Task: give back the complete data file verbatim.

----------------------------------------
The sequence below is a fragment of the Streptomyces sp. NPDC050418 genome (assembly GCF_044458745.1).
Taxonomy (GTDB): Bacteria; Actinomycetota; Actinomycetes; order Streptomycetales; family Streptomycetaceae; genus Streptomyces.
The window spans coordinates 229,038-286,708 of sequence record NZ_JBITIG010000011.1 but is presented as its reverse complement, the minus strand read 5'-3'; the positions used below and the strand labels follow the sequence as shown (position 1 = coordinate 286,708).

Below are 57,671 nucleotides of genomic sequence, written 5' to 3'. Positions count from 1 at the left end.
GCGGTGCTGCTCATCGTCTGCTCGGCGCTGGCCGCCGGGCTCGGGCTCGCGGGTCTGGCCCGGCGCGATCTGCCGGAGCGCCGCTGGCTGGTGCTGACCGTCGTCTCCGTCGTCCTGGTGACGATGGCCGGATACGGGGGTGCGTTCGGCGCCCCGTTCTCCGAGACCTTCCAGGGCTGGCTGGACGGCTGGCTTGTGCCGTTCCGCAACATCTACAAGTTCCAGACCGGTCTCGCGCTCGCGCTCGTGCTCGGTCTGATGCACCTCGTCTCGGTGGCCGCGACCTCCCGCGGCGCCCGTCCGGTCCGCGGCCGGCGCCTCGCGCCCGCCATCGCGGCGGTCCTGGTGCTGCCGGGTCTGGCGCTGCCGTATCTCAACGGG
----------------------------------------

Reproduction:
The sequence below is a fragment of the Streptomyces sp. NPDC050418 genome (assembly GCF_044458745.1).
Taxonomy (GTDB): Bacteria; Actinomycetota; Actinomycetes; order Streptomycetales; family Streptomycetaceae; genus Streptomyces.
The window spans coordinates 229,038-286,708 of sequence record NZ_JBITIG010000011.1 but is presented as its reverse complement, the minus strand read 5'-3'; the positions used below and the strand labels follow the sequence as shown (position 1 = coordinate 286,708).

Below are 57,671 nucleotides of genomic sequence, written 5' to 3'. Positions count from 1 at the left end.
GCGGTGCTGCTCATCGTCTGCTCGGCGCTGGCCGCCGGGCTCGGGCTCGCGGGTCTGGCCCGGCGCGATCTGCCGGAGCGCCGCTGGCTGGTGCTGACCGTCGTCTCCGTCGTCCTGGTGACGATGGCCGGATACGGGGGTGCGTTCGGCGCCCCGTTCTCCGAGACCTTCCAGGGCTGGCTGGACGGCTGGCTTGTGCCGTTCCGCAACATCTACAAGTTCCAGACCGGTCTCGCGCTCGCGCTCGTGCTCGGTCTGATGCACCTCGTCTCGGTGGCCGCGACCTCCCGCGGCGCCCGTCCGGTCCGCGGCCGGCGCCTCGCGCCCGCCATCGCGGCGGTCCTGGTGCTGCCGGGTCTGGCGCTGCCGTATCTCAACGGG